Depression endangers in vitro fertilization

Depression endangers in vitro fertilization

It's not selective serotonin reuptake inhibitors (SSRIs) but depression and anxiety disorders that are associated with a lower pregnancy and live birth rate after in vitro fertilization (IVF), according to a large Swedish study.


Treatment with antidepressants has increased significantly in recent years, both in the general public and in women of reproductive age. The substance group of SSRIs in particular has been more frequently used. However, little is known about how antidepressants affect fertility and the probability of pregnancy.


A recent study of more than 23,000 women was the largest ever to examine the association between depression, anxiety, and antidepressants on the chances of success of in vitro fertilization.The researchers analyzed all IVF procedures that were performed in Sweden from 2007 and established through multiple registers correlations with information on depression diagnoses, anxiety disorders and prescribed medications.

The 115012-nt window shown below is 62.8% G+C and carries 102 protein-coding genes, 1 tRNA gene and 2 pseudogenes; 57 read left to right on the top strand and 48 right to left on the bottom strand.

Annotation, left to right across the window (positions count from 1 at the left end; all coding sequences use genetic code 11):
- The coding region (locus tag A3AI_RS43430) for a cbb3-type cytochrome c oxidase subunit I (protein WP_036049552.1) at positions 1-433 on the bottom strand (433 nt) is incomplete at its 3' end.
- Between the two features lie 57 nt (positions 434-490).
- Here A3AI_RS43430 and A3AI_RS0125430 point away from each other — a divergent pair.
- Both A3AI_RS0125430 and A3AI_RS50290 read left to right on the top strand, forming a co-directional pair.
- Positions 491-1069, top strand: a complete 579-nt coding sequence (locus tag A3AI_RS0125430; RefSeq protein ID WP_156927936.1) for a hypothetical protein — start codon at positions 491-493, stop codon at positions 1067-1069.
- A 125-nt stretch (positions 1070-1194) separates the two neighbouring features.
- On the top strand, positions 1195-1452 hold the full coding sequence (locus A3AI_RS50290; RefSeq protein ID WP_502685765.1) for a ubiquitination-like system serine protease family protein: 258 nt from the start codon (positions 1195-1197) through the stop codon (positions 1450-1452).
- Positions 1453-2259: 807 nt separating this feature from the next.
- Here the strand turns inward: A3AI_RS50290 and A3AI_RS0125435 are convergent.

The results of the study have been published in the journal Fertility and Sterility, and are of great interest to physicians treating infertility as well as women who wish to conceive and undergo IVF.

SSRI unproblematic for IVF

Of all the women in the study, 4.4% had depression or anxiety disorder in the two years prior to the start of their IVF cycle and/or had antidepressant medication in the six months prior to the start of the cycle. The scientists compared the pregnancy rate, the number of live births and the miscarriages of these women with those women who had no psychopathological diagnosis or no antidepressant medication.


It was found that women diagnosed with depression or anxiety had lower rates of pregnancy in their first IVF treatment than those women who did not have such a diagnosis. However, the use of antidepressants was rather beneficial, because depressive or anxious women showed less probabilities of conceiving without medication. However, this effect could only be shown for SSRI, which was the largest group of antidepressants taken, and not for other antidepressant groups.


Depression and anxiety as te main culprits

In summary, the study authors say that it is the depression and anxiety that were the underlying factors leading to lower pregnancy and live birth rates. However, it should be noted that lifestyle factors and genetic influences may also play a role that could not be measured because it was a non-randomized work.

Reference: Fertility and Sterility, Volume 105, Issue 6, June 2016, Pages 1594-1602. e3